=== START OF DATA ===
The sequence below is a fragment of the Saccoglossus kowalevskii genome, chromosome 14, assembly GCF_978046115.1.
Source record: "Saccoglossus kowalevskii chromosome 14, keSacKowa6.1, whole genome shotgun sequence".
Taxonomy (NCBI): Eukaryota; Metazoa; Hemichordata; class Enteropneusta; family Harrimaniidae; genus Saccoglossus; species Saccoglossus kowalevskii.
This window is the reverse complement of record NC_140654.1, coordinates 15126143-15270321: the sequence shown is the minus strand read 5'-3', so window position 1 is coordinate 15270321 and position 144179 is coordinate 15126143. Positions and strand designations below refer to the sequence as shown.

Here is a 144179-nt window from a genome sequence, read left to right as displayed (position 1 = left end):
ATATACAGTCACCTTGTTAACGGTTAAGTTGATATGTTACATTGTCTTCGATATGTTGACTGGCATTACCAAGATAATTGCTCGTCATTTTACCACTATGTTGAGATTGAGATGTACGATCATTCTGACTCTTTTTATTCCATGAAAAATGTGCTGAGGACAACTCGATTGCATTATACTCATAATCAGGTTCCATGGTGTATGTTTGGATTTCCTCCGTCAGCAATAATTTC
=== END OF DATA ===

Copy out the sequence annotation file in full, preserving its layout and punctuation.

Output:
The sequence below is a fragment of the Saccoglossus kowalevskii genome, chromosome 14, assembly GCF_978046115.1.
Source record: "Saccoglossus kowalevskii chromosome 14, keSacKowa6.1, whole genome shotgun sequence".
Taxonomy (NCBI): Eukaryota; Metazoa; Hemichordata; class Enteropneusta; family Harrimaniidae; genus Saccoglossus; species Saccoglossus kowalevskii.
This window is the reverse complement of record NC_140654.1, coordinates 15126143-15270321: the sequence shown is the minus strand read 5'-3', so window position 1 is coordinate 15270321 and position 144179 is coordinate 15126143. Positions and strand designations below refer to the sequence as shown.

Here is a 144179-nt window from a genome sequence, read left to right as displayed (position 1 = left end):
ATATACAGTCACCTTGTTAACGGTTAAGTTGATATGTTACATTGTCTTCGATATGTTGACTGGCATTACCAAGATAATTGCTCGTCATTTTACCACTATGTTGAGATTGAGATGTACGATCATTCTGACTCTTTTTATTCCATGAAAAATGTGCTGAGGACAACTCGATTGCATTATACTCATAATCAGGTTCCATGGTGTATGTTTGGATTTCCTCCGTCAGCAATAATTTC